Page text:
With as many as 17 new nuclear facilities scheduled to be built by 2020, according to the Nuclear Regulatory Commission, there are thousands of components needing to be forged, mostly closed-die, including nozzles, rings, sleeves, joints, heat exchangers, piping and turbines.
"I think it's going to explode," says Kevin O'Connell, of McInnes Rolled Rings, citing the nation's push for cleaner energy.
But it also means significant work ahead. Forgers will need to be accredited from the American Society of Mechanical Engineers (ASME) for the "N" Stamp, which authorizes vendors to produce commercial nuclear-grade components in accordance with the ASME Boiler and Pressure Vessel Nuclear Codes and Standards.
"For commercial parts, ISO 9000 is great," says Ray Hoglund, strategic development manager at Scot Forge, "but if you tell the NRC you have ISO, they'd laugh at you. Nuclear parts aren't in the same league. You're held to a way higher standard. If you want to be a player in this, you'd better have all your ducks in a row."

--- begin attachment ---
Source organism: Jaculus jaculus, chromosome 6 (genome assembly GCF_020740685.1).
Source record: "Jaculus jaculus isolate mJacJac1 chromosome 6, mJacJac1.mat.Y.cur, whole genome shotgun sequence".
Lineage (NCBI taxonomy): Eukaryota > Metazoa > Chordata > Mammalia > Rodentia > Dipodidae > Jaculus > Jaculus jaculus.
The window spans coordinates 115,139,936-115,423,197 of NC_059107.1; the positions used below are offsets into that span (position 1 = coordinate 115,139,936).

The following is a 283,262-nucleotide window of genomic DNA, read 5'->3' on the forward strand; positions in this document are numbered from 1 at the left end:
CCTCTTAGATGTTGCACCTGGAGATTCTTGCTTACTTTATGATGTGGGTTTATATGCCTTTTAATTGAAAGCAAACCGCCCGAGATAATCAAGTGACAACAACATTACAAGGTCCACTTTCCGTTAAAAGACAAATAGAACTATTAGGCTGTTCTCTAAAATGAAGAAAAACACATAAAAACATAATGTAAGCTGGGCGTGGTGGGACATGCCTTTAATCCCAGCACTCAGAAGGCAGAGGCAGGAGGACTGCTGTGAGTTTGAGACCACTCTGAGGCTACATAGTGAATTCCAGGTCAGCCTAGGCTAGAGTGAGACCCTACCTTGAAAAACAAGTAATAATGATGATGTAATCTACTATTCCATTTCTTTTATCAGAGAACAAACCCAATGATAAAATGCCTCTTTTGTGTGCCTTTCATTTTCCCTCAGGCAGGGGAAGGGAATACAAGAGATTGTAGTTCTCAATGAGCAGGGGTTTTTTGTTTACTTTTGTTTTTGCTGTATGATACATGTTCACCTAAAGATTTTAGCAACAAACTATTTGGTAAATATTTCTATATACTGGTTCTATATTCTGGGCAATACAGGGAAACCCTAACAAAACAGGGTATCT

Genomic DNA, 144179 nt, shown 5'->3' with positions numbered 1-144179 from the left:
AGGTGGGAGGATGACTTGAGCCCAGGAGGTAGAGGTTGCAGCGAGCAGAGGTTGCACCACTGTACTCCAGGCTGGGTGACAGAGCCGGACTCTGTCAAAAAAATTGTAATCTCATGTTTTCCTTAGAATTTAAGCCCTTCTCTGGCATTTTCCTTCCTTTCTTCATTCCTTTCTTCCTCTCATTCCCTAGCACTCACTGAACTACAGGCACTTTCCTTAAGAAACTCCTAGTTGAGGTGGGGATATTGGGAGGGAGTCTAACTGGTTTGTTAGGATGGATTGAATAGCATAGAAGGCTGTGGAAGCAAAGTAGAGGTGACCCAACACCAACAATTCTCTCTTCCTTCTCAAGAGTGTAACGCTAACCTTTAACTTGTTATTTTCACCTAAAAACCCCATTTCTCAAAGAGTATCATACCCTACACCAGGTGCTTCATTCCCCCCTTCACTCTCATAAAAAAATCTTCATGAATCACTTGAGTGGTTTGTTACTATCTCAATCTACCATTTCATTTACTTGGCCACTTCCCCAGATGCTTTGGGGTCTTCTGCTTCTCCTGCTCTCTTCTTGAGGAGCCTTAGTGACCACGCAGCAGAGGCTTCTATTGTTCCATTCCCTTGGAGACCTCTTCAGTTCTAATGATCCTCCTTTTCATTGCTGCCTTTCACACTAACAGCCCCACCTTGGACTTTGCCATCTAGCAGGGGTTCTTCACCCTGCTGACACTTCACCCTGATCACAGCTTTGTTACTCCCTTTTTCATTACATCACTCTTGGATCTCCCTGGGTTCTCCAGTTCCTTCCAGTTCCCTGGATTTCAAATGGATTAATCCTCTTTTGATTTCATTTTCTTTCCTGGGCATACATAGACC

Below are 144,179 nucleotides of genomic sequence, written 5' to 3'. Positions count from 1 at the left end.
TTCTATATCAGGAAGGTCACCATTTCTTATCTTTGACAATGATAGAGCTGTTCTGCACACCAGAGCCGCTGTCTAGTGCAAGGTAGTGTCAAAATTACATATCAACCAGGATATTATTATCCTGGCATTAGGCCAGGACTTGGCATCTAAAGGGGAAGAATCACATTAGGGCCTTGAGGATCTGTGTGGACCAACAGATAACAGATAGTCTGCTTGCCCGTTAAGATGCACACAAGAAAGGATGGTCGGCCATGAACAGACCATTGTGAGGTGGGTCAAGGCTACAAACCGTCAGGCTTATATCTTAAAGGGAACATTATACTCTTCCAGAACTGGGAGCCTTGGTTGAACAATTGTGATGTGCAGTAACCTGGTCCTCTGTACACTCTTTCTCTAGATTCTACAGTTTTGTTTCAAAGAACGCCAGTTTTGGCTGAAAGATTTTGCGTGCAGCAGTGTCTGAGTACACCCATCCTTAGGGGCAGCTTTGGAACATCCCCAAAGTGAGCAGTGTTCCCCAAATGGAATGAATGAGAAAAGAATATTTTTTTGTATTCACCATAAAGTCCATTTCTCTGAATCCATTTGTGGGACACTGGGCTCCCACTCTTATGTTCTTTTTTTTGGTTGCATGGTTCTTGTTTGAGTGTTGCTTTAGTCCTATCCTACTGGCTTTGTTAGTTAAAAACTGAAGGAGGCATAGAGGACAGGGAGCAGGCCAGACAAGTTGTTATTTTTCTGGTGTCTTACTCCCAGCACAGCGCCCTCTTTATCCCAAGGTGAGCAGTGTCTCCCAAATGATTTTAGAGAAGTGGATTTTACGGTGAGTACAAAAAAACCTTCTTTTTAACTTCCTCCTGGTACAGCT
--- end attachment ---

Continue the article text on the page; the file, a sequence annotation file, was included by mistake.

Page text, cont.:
The economy has had a devastating effect on forgers, says Mike Kamnikar, senior vice president for marketing and business development at The Ellwood Group. At a time when forgers are begging for business, the nuclear industry can help fill the vacuum.
"If you think about it, everybody talks about how 2008 was the hottest year ever for forgings, but 2009 has been one of the coldest," says Kamnikar. "A lot of companies built a lot of capacity in recent years under the premise that 2009 would be even bigger than 2008. So there's been a bit of a crash in our business."
But, whether or not supplying forgings for nuclear projects represents the new frontier is far from clear.
"On paper, the demand looks very promising," says Scot Forge's Hoglund. "But, there are so many factors at play -- and the financing of these plants is a major, major one. They say this nuclear renaissance is coming, but we haven't broken ground on one yet. Is it promising? Yes, but there's still a long way to go."